It is frequently observed that the confirmation process for justices is becoming more partisan, but this characterization is incomplete, even misleading. The classic kind of congressional partisanship occurs when parties rally around or oppose policies or nominees of the sitting President, simply by virtue of his party. And if the President takes a different position or nominates a person of different views for the same role, partisans of his party tend to happily fall in line with the new world their leader has created.
But both Republicans and Democrats have views on the appropriate role of judges that transcend the vicissitudes of presidential leadership. When George W. Bush nominated Harriet Miers, it was Republicans who scuttled her nomination, fearing probably correctly that she lacked the depth of understanding to maintain what they believed was a lawful jurisprudence. The jurisprudence favored by Republicans has been working itself pure for decades and now embraces originalism in constitutional law and textualism in statutory interpretation, but that accepts a relatively large role for precedent.
The Democratic judicial philosophy has also become clearer. At first, it was focused on protecting precedent in general, most importantly that of Roe v. Wade. But now that the Supreme Court under Chief Justices Rehnquist and Roberts have made many decisions, such as Citizens United, that flout Democratic policy objectives Democrats no longer exalt precedent but empathy as well as good results for their preferred minorities and “the little guy”as opposed to corporations.
The confirmation hearings on Neil Gorsuch exposed this jurisprudential chasm.
In the past, I have been critical of the claim that positivism and the rule of recognition requires originalism. Instead, my view has been that the rule of recognition allows both originalism and nonoriginalism. But I hope that my criticism of the case for originalist positivism has not obscured one very significant accomplishment of this argument. I believe that scholars such as Will Baude and Steve Sachs have made a strong argument that the Supreme Court does not claim the power to ignore the Constitution’s original meaning, unless the Supreme Court asserts that it is following precedent. (Where the original meaning…
The most important recent development in originalism has been the recognition that the Constitution was not created ex nihilo but against a pervasive legal background. As result, its interpretative context is profoundly infused by law. This recognition has led to at least four different ways in which originalism has been thickened.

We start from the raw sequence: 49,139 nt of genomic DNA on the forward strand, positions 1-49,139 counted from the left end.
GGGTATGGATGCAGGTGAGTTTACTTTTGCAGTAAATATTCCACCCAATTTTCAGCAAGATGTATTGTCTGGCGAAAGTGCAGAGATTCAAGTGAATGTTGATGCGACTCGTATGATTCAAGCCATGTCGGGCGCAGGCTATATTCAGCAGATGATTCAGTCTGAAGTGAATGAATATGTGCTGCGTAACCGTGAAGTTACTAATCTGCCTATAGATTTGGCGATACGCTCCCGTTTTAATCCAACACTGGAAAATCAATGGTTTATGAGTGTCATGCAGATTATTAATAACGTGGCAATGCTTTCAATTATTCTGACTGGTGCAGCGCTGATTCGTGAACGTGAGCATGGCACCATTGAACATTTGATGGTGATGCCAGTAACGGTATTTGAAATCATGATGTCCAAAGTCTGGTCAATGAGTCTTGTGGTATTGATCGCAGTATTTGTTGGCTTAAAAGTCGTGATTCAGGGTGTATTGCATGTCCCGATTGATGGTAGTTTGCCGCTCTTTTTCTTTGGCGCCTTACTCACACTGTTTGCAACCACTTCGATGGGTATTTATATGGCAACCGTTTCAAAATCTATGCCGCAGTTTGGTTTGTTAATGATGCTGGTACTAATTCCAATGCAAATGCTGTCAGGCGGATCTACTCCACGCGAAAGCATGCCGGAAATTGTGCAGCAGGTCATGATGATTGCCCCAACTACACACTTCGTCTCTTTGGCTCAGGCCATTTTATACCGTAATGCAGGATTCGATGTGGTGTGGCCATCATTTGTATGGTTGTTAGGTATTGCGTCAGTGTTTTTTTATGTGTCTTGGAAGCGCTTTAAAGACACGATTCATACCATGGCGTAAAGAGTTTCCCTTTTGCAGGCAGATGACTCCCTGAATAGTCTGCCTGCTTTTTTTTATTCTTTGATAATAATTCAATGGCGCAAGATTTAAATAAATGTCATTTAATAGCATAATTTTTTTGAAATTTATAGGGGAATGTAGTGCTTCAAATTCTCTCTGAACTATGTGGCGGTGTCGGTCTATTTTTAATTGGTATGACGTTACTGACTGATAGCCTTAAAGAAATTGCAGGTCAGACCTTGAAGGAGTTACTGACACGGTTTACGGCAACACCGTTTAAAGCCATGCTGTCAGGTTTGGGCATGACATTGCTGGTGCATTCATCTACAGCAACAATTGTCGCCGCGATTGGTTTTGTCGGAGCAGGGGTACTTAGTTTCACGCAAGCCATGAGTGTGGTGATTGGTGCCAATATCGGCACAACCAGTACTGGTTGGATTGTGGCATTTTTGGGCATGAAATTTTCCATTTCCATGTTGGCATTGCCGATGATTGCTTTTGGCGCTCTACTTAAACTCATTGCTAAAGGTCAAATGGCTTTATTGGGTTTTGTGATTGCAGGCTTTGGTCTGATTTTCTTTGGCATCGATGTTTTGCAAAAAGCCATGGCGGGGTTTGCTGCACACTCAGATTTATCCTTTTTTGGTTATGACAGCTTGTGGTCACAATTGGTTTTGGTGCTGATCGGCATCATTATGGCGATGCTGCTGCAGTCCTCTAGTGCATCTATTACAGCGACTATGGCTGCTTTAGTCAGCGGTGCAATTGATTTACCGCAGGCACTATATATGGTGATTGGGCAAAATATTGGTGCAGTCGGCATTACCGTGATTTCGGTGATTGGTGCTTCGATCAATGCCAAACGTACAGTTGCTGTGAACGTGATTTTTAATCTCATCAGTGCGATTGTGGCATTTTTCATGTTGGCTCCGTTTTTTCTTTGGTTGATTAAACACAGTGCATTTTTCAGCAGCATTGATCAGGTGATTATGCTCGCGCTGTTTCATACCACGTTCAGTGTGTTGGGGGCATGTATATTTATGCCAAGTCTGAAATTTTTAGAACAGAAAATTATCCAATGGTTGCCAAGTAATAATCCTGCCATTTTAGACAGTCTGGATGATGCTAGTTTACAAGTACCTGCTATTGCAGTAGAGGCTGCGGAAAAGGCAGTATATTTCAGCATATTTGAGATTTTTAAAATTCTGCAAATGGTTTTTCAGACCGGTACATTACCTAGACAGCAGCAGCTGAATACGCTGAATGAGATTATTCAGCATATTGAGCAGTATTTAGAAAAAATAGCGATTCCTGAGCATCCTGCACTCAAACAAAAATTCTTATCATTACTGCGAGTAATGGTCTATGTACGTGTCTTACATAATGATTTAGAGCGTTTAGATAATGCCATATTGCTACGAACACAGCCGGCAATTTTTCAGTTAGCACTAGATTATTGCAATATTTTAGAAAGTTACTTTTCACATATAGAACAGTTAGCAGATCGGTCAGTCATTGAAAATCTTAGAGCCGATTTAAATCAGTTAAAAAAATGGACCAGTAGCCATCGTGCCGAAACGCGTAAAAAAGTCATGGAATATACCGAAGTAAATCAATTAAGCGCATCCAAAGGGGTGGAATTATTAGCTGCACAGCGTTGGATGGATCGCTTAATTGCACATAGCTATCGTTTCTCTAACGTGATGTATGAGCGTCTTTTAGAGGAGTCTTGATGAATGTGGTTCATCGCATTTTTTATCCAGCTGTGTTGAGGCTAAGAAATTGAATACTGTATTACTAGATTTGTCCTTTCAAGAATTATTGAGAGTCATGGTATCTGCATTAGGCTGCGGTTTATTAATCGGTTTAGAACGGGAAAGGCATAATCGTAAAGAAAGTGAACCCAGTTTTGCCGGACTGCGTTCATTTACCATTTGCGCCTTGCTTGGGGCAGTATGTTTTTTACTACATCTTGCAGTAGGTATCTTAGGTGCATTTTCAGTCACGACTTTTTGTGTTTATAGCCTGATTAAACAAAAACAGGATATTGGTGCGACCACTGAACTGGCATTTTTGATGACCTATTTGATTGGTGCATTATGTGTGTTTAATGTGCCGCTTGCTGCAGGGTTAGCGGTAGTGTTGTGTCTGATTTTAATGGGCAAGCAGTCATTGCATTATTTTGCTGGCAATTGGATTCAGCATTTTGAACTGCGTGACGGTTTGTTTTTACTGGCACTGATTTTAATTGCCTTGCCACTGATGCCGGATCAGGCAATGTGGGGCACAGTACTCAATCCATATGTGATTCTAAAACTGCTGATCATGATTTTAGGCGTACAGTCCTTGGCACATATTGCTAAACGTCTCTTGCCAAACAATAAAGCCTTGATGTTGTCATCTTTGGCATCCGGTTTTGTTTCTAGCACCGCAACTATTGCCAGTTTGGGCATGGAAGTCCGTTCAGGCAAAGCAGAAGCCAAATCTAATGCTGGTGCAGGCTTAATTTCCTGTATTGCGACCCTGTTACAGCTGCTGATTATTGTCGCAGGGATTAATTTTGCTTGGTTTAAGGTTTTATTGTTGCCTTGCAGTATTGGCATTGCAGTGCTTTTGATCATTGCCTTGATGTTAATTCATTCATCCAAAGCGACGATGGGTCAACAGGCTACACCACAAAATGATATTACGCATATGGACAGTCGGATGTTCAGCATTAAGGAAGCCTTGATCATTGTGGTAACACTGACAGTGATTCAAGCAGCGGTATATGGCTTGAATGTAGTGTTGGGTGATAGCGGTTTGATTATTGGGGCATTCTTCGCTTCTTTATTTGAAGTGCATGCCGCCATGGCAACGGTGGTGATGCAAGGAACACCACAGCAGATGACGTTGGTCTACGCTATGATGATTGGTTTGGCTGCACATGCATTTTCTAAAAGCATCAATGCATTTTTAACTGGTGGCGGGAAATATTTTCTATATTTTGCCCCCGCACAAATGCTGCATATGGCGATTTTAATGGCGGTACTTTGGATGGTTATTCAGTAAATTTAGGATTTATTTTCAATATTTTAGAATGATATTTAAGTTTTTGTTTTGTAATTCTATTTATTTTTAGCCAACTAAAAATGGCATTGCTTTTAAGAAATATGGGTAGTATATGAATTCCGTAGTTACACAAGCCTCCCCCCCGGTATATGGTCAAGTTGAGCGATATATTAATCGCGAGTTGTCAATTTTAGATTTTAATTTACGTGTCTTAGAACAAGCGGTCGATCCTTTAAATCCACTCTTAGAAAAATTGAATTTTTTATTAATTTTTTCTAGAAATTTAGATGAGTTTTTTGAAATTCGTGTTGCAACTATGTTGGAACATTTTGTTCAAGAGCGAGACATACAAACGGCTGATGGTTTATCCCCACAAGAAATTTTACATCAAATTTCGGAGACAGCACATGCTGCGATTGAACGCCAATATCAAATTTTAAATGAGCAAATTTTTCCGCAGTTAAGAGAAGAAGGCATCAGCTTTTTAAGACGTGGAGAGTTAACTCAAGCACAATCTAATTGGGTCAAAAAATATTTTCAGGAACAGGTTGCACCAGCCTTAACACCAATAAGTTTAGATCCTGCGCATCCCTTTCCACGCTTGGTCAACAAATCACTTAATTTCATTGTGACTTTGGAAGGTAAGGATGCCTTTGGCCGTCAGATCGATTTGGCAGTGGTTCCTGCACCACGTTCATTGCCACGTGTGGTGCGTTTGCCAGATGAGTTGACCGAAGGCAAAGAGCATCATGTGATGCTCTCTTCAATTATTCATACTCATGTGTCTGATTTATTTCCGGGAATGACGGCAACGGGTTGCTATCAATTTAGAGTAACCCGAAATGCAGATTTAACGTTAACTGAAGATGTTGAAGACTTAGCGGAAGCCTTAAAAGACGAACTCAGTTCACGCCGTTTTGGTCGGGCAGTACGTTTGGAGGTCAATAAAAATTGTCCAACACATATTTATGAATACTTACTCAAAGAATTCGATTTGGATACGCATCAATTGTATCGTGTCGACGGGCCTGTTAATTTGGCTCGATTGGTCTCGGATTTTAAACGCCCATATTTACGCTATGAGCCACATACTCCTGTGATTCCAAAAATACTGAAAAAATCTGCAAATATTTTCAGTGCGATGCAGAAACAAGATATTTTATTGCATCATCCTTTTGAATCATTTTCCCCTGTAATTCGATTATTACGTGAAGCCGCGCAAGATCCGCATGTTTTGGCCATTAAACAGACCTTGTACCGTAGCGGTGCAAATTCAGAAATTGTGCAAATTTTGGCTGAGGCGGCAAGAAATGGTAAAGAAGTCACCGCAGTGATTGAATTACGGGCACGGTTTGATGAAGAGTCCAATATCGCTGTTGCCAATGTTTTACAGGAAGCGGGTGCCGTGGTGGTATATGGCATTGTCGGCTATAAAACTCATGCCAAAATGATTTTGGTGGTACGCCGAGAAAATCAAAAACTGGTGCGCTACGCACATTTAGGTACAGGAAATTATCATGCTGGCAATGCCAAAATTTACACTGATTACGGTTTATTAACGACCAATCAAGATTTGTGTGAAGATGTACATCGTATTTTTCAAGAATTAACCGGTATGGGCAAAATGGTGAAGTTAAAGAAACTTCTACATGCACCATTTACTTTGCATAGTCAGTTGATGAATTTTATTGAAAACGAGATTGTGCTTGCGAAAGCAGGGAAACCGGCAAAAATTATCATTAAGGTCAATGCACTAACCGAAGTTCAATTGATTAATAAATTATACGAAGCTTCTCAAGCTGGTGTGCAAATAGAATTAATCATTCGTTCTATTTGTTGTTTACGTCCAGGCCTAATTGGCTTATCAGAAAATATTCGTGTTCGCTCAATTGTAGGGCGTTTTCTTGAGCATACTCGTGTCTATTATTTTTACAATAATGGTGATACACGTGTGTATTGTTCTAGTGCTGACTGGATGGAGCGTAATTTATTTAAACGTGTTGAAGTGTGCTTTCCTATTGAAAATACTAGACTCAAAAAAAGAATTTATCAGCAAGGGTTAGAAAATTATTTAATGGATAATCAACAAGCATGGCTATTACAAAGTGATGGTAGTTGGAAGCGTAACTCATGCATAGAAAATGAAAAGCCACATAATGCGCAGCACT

First, whole clauses in the Constitution are not comprehensible without understanding a complex body of preexisting domestic law, including rules of interpretation, of which most modern readers would be oblivious. A fine example of the importance of this approach is the article Preemption by Caleb Nelson. Here Nelson shows that the phrase “anything in the law notwithstanding” which appears at the end of the Supremacy Clause in Article VI, is not just verbal filler but a familiar kind of legal signal called “non-obstante” clause. It was added to the Constitution to block a rule of interpretation that required courts to harmonize prior statutes with subsequent statutes even if on their face there was an appearance in conflict. This discovery has real bite: it indicates that there is no general presumption against preemption.
Second, it is not only domestic rules that form the background for fixing constitutional meaning. In The Law of Nations as Constitutional Law, Anthony Bellia and Brad Clark suggest that provisions, like the President’s power to send and receive ambassadors, and the Congress’s authority to declare war, can be understood only by reference to background principles of the law of nations. This article too has much contemporary relevance since it justifies application of the settled principles of the law of nations to override state law to protect such Article I and Article II powers of the federal government.
Two other examples of thickening originalism may even have more far reaching consequences because they are not focused on specific clauses, but are of general application.